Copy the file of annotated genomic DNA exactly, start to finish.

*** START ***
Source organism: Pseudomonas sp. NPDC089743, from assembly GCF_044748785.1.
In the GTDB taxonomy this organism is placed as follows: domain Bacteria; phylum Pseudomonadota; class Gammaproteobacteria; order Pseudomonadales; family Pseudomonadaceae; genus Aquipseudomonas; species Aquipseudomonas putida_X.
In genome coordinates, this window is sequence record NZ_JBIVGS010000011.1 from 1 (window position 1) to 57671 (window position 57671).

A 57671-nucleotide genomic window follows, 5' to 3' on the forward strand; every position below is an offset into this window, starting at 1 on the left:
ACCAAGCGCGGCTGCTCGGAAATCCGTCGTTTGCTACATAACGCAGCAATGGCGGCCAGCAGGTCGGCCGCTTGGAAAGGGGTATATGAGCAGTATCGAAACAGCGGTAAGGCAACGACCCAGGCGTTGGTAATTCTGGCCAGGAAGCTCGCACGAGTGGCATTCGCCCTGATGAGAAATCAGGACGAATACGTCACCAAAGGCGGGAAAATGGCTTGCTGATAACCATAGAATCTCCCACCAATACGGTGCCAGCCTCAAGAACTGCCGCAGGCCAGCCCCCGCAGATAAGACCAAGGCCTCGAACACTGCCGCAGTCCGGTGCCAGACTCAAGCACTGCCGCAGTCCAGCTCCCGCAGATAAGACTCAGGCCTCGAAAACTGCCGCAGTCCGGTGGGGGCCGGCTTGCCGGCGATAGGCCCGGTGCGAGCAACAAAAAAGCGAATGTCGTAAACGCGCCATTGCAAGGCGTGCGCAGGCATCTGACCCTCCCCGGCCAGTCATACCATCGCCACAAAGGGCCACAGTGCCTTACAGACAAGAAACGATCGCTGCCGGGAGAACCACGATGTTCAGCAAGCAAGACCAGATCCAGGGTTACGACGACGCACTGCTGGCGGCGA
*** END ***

Source organism: Pseudomonas sp. NPDC089743, from assembly GCF_044748785.1.
In the GTDB taxonomy this organism is placed as follows: domain Bacteria; phylum Pseudomonadota; class Gammaproteobacteria; order Pseudomonadales; family Pseudomonadaceae; genus Aquipseudomonas; species Aquipseudomonas putida_X.
In genome coordinates, this window is sequence record NZ_JBIVGS010000011.1 from 1 (window position 1) to 57671 (window position 57671).

A 57671-nucleotide genomic window follows, 5' to 3' on the forward strand; every position below is an offset into this window, starting at 1 on the left:
ACCAAGCGCGGCTGCTCGGAAATCCGTCGTTTGCTACATAACGCAGCAATGGCGGCCAGCAGGTCGGCCGCTTGGAAAGGGGTATATGAGCAGTATCGAAACAGCGGTAAGGCAACGACCCAGGCGTTGGTAATTCTGGCCAGGAAGCTCGCACGAGTGGCATTCGCCCTGATGAGAAATCAGGACGAATACGTCACCAAAGGCGGGAAAATGGCTTGCTGATAACCATAGAATCTCCCACCAATACGGTGCCAGCCTCAAGAACTGCCGCAGGCCAGCCCCCGCAGATAAGACCAAGGCCTCGAACACTGCCGCAGTCCGGTGCCAGACTCAAGCACTGCCGCAGTCCAGCTCCCGCAGATAAGACTCAGGCCTCGAAAACTGCCGCAGTCCGGTGGGGGCCGGCTTGCCGGCGATAGGCCCGGTGCGAGCAACAAAAAAGCGAATGTCGTAAACGCGCCATTGCAAGGCGTGCGCAGGCATCTGACCCTCCCCGGCCAGTCATACCATCGCCACAAAGGGCCACAGTGCCTTACAGACAAGAAACGATCGCTGCCGGGAGAACCACGATGTTCAGCAAGCAAGACCAGATCCAGGGTTACGACGACGCACTGCTGGCGGCGA